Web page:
The Swedish economy in the time of coronavirus
To avoid a financial crisis, Sweden is – during the spring of the coronavirus – pursuing a financial crisis policy, says economist Fredrik N G Andersson. According to him, the key to emerging unscathed purely in economic terms can be expressed in one word: preparedness.
What can we learn from history to help us understand our times? All societies come from somewhere and are heading somewhere. It is not based on chance. It is a lesson that we can use in times of crises, not least now when the new coronavirus has shaken the economy of Sweden and other countries, considers Fredrik N G Andersson, Associate Professor of Economics at LUSEM.
“My colleagues and I have for many years argued that there is a need for preparedness in financial policy. A crisis will come, we don’t know when, but it comes and as a result, we need to spend money. Then there is a need for stable state finances,” says Fredrik N G Andersson.
How do you define a financial crisis?
“Normally, a financial crisis means that the financial system is in the process of collapsing; that the banks are on the way to bankruptcy. We are not seeing that now. This may be because the central banks have acted early and ensured that there is a lot more money in the financial sector. However, Sweden and many other countries have still acted as though we had a financial crisis. We perhaps avoid a financial crisis by pursuing a financial crisis policy, but it is not sustainable in the long term to act in that way.”
“We have a coronavirus drama now in many acts, which will carry on for several years. The first act is the immediate health crisis in which we close down large parts of our economy and there is a considerable fall in our production.”
“The second act has not started in Sweden yet, but we are on the way. That is the recovery in which we remove restrictions and try to get back to some kind of normality. Act two concerns looking at the scale of the financial losses we have sustained. There is a pent-up demand among people, to travel and go to restaurants. But will we reach the same level as before? Or do we need to stimulate the market?”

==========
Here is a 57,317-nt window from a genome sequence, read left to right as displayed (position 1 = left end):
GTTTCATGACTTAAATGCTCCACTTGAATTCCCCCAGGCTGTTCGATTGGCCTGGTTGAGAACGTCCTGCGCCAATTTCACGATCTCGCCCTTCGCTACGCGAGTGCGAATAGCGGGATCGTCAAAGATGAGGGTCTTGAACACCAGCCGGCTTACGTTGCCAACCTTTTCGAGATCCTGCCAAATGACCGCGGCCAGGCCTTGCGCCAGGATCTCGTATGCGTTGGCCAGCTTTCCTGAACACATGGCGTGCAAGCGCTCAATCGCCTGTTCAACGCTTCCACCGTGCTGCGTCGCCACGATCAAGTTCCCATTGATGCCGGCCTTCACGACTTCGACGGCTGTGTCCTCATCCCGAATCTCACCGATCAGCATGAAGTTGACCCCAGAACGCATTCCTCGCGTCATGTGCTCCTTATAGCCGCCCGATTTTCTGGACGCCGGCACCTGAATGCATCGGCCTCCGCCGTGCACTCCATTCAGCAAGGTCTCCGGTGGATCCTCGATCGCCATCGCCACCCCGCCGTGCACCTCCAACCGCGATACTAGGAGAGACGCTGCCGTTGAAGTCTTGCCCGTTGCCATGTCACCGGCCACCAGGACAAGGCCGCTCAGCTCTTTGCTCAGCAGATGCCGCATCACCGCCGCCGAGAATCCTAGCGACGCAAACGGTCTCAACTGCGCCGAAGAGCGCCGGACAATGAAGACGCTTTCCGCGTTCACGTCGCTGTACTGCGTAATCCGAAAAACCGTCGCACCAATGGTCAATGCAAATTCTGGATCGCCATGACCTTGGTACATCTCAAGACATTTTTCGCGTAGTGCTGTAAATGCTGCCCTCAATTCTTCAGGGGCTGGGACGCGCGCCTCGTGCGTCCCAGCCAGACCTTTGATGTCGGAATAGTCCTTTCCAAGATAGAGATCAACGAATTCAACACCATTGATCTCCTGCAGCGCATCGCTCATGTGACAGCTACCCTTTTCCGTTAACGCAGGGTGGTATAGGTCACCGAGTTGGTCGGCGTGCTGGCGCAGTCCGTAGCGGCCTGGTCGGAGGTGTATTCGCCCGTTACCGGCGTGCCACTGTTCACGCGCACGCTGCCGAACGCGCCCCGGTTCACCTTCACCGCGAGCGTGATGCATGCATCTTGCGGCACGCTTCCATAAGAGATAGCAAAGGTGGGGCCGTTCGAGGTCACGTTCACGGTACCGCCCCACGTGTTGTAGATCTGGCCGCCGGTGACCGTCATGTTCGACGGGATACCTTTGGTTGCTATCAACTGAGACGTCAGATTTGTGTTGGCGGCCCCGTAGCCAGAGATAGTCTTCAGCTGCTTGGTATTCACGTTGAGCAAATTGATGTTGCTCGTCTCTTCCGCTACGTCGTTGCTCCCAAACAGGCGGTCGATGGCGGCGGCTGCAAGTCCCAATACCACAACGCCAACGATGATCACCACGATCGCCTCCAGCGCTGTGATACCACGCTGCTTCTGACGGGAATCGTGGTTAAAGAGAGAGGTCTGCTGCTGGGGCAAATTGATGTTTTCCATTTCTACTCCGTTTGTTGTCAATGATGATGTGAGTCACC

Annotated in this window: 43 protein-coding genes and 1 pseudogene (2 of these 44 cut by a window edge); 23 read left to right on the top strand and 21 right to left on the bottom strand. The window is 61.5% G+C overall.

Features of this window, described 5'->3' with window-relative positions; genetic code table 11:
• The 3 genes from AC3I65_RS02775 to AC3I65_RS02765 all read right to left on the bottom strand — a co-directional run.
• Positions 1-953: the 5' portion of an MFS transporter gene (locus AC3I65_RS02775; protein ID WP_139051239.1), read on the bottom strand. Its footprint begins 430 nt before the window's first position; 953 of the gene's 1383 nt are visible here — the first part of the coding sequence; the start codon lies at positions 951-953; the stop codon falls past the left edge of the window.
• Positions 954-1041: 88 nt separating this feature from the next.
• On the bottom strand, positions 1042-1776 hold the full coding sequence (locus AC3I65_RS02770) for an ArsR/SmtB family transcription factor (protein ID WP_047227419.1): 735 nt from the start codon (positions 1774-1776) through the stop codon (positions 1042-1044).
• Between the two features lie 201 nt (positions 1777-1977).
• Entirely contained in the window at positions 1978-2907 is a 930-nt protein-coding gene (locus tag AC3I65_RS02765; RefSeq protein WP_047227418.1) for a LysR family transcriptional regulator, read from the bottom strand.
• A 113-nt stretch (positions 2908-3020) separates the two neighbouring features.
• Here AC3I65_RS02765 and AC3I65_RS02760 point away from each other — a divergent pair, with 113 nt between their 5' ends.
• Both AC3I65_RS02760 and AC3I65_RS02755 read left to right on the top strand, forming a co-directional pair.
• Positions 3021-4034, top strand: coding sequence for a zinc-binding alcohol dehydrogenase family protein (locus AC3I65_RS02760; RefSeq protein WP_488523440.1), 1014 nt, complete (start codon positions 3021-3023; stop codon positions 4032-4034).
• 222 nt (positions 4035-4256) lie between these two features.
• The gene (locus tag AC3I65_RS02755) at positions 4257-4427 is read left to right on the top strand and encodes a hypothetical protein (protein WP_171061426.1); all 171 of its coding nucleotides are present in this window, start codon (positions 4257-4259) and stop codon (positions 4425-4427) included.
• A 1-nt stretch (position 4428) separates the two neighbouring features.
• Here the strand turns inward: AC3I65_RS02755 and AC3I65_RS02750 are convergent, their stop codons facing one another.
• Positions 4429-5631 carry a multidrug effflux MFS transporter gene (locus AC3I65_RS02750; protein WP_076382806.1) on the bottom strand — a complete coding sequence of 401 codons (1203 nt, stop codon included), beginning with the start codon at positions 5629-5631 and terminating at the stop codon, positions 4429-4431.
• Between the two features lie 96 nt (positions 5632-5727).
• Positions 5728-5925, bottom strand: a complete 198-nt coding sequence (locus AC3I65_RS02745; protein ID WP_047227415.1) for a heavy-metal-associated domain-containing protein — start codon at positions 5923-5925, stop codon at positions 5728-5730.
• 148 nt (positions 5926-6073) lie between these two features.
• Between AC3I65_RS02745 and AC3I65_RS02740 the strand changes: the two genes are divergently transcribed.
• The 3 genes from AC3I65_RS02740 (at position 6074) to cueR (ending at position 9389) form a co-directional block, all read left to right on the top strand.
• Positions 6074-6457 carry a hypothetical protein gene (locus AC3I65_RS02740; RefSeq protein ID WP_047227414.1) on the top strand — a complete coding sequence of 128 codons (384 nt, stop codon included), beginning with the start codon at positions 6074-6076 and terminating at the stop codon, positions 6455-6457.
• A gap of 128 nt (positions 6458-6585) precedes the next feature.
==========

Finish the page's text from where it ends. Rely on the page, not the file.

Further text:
“All major crises leave an impression on society and people. It usually leads to economic and political change and that is the third act, the long-term aspect that will be evident in a few years.”
Purely in economic terms, can we cover the support measures that Sweden is taking at the moment?
“Yes, as we had the preparedness goal in the financial policy. We start with a national debt of about 35 per cent of GNP. It will be about 45 per cent including what the state is borrowing this year. If we were to double our national debt, it would still be less than in 1995. But we must, of course, spend sensibly and consider that the loan and interest are to be paid in the future.”
Are economic crises built into our social system?
“This crisis is different from others, as it is not created by the economy, but by the virus. Karl Marx said that market economy always goes from crisis to crisis and that is true, even though it did not perhaps lead to the end result that he had in mind. So yes, crises are built in. And that is due to one factor – the human factor. We act in uncertainty and we make mistakes. If important people make mistakes then, of course, a crisis is the result. We will always have crises and should therefore be prepared to handle them.”